The Crude Curve

For years, nearly all trading in the energy markets was in short- or medium-term contracts. But since 2004, the number of open long-term contracts has shot up, according to the Commodity Futures Trading Commission.

"What we saw in the past was sort of a herd mentality where all the traders on the floor would trade the first and second month," says NYMEX Floor Trader Anthony Grisanti of GRZ Energy. "What you're seeing now since the advent of electronic trading is a lot of brokers or locals on the floor don't trade the first month anymore. They keep an eye on the second and third month."

A report recently released by the CFTC finds that energy markets are very liquid in the long end, robust in terms of the number of participants, and co-author Dr. Michael Haigh, an associate economist at CFTC, says markets are working efficiently.

"We have to believe that market wisdom is such that these prices are the best forecaster of future prices in these contracts," Haigh said. "We see a deepening of participation in these markets which lends faith -- I would say -- to the likelihood these prices are more reflective of what might occur in the future."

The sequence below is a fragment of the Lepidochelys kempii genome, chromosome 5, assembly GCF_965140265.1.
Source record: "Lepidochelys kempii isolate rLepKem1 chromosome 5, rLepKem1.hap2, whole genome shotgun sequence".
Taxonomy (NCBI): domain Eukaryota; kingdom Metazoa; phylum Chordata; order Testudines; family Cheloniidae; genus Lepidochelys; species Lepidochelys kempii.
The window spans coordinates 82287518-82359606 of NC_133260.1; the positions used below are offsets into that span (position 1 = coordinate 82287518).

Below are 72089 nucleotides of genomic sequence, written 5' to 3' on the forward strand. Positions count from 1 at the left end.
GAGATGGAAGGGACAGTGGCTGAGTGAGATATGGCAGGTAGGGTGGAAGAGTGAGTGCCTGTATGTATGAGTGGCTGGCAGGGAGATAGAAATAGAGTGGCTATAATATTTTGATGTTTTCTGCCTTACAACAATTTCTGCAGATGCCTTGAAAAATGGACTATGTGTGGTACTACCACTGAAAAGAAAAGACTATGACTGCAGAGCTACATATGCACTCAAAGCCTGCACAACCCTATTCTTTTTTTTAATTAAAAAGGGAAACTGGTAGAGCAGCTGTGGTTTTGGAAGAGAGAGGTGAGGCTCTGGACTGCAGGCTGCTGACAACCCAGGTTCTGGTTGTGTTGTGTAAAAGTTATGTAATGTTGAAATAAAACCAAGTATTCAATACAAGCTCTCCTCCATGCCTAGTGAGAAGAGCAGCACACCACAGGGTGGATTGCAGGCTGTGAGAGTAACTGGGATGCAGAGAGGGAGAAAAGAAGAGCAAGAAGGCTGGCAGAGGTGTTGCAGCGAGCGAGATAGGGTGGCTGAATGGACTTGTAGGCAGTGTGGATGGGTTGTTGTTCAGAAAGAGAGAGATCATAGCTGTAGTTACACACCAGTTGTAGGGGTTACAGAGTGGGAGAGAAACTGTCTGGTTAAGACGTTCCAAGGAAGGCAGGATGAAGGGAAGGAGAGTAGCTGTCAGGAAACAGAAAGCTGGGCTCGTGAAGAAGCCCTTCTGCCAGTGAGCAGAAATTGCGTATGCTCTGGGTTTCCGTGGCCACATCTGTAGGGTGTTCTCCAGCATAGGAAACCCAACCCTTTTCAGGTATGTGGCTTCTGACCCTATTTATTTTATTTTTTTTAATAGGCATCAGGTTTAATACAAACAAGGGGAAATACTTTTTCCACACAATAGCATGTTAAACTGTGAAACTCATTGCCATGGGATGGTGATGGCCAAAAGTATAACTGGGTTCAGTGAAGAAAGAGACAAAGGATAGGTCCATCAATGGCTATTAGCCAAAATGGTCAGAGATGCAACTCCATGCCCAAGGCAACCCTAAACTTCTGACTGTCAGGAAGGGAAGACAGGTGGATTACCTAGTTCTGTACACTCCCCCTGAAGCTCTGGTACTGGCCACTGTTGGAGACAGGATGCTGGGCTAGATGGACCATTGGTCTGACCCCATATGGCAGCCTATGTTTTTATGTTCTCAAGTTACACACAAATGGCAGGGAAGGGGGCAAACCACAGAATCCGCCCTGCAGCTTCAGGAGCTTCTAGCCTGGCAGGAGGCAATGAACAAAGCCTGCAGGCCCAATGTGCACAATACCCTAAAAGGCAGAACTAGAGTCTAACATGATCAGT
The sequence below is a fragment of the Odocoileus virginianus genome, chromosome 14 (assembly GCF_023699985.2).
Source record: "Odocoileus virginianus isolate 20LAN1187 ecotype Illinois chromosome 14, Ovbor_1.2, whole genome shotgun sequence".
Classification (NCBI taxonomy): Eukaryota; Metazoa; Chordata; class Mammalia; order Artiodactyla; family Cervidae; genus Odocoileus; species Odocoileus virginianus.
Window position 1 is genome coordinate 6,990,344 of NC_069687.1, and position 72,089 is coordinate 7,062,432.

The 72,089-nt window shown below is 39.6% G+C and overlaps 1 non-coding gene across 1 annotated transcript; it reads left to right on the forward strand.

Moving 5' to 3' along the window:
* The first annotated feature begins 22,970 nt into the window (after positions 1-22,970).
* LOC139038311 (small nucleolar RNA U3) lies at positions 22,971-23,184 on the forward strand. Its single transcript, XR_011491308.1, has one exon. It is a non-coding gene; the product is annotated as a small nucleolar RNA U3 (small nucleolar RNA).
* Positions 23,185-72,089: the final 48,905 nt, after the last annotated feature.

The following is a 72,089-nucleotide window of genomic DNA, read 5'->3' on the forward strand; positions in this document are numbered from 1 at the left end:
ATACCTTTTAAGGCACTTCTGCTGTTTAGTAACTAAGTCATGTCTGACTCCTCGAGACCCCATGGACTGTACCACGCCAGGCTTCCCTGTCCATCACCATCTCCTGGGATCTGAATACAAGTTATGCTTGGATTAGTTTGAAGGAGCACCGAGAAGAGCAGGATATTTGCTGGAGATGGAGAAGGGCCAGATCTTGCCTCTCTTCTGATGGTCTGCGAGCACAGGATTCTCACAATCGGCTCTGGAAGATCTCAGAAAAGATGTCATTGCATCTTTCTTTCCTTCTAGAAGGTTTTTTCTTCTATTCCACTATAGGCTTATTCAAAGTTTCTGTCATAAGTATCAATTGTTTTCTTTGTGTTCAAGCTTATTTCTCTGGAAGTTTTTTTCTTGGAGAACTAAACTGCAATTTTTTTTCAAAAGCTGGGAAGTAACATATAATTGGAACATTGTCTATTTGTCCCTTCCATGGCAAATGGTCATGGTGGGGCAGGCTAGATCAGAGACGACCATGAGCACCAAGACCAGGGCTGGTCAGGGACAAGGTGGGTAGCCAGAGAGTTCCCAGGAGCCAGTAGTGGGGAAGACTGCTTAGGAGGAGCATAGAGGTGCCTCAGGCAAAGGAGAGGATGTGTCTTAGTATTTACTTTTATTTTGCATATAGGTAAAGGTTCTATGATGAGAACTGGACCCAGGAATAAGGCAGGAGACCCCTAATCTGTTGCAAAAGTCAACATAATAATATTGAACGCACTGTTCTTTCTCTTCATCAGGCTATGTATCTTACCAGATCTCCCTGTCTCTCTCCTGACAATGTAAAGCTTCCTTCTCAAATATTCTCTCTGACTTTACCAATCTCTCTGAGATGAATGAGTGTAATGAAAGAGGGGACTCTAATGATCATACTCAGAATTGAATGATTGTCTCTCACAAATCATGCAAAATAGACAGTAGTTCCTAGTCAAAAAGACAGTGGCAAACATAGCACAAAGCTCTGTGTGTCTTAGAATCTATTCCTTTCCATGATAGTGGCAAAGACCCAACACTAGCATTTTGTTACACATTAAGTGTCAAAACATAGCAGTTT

Analysts and traders are encouraged by the maturation of the long-dated oil futures market, though cautious to use it as a source of long-term price predictions.

Grisanti says it's important to look a few months out to get "a true indication of the value of crude." He sees traders rolling into longer-term contracts to avoid the volatility of the spot month.

CNBC's energy reporter Sharon Epperson will focus on longer-term prices by showing viewers the crude curve each morning at 8:30 am New York time, before oil trade opens.

The goal: to give viewers a feel for long-term prices by sidestepping intraday volatility.